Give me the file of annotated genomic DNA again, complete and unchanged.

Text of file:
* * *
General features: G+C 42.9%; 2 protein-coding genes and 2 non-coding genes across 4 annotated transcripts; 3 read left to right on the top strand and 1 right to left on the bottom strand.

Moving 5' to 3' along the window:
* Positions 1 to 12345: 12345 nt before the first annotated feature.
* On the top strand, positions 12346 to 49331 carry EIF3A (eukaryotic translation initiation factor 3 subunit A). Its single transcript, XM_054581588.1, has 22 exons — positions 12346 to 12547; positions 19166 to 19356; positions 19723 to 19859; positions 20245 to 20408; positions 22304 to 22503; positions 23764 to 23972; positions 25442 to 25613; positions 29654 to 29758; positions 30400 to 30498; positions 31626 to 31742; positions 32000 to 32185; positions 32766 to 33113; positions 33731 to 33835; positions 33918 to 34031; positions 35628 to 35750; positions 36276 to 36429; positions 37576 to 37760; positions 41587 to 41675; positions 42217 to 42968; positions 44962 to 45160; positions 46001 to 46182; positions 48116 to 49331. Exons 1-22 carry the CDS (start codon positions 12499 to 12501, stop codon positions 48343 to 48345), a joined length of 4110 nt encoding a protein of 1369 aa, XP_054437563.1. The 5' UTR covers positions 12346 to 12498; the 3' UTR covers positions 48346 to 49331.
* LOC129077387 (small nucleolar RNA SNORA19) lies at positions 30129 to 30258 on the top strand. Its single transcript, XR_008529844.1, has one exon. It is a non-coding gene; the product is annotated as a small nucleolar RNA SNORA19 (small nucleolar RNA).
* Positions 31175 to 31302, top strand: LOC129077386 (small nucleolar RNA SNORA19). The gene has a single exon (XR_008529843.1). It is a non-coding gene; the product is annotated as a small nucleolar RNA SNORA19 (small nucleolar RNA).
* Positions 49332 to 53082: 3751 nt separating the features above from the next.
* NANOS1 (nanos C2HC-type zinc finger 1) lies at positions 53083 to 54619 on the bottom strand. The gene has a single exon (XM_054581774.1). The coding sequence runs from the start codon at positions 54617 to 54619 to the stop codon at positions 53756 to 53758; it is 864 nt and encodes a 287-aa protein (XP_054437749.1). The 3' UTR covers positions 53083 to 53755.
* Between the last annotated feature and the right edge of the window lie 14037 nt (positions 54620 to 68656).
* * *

General features: G+C 42.9%; 2 protein-coding genes and 2 non-coding genes across 4 annotated transcripts; 3 read left to right on the top strand and 1 right to left on the bottom strand.

Moving 5' to 3' along the window:
* Positions 1 to 12345: 12345 nt before the first annotated feature.
* On the top strand, positions 12346 to 49331 carry EIF3A (eukaryotic translation initiation factor 3 subunit A). Its single transcript, XM_054581588.1, has 22 exons — positions 12346 to 12547; positions 19166 to 19356; positions 19723 to 19859; positions 20245 to 20408; positions 22304 to 22503; positions 23764 to 23972; positions 25442 to 25613; positions 29654 to 29758; positions 30400 to 30498; positions 31626 to 31742; positions 32000 to 32185; positions 32766 to 33113; positions 33731 to 33835; positions 33918 to 34031; positions 35628 to 35750; positions 36276 to 36429; positions 37576 to 37760; positions 41587 to 41675; positions 42217 to 42968; positions 44962 to 45160; positions 46001 to 46182; positions 48116 to 49331. Exons 1-22 carry the CDS (start codon positions 12499 to 12501, stop codon positions 48343 to 48345), a joined length of 4110 nt encoding a protein of 1369 aa, XP_054437563.1. The 5' UTR covers positions 12346 to 12498; the 3' UTR covers positions 48346 to 49331.
* LOC129077387 (small nucleolar RNA SNORA19) lies at positions 30129 to 30258 on the top strand. Its single transcript, XR_008529844.1, has one exon. It is a non-coding gene; the product is annotated as a small nucleolar RNA SNORA19 (small nucleolar RNA).
* Positions 31175 to 31302, top strand: LOC129077386 (small nucleolar RNA SNORA19). The gene has a single exon (XR_008529843.1). It is a non-coding gene; the product is annotated as a small nucleolar RNA SNORA19 (small nucleolar RNA).
* Positions 49332 to 53082: 3751 nt separating the features above from the next.
* NANOS1 (nanos C2HC-type zinc finger 1) lies at positions 53083 to 54619 on the bottom strand. The gene has a single exon (XM_054581774.1). The coding sequence runs from the start codon at positions 54617 to 54619 to the stop codon at positions 53756 to 53758; it is 864 nt and encodes a 287-aa protein (XP_054437749.1). The 3' UTR covers positions 53083 to 53755.
* Between the last annotated feature and the right edge of the window lie 14037 nt (positions 54620 to 68656).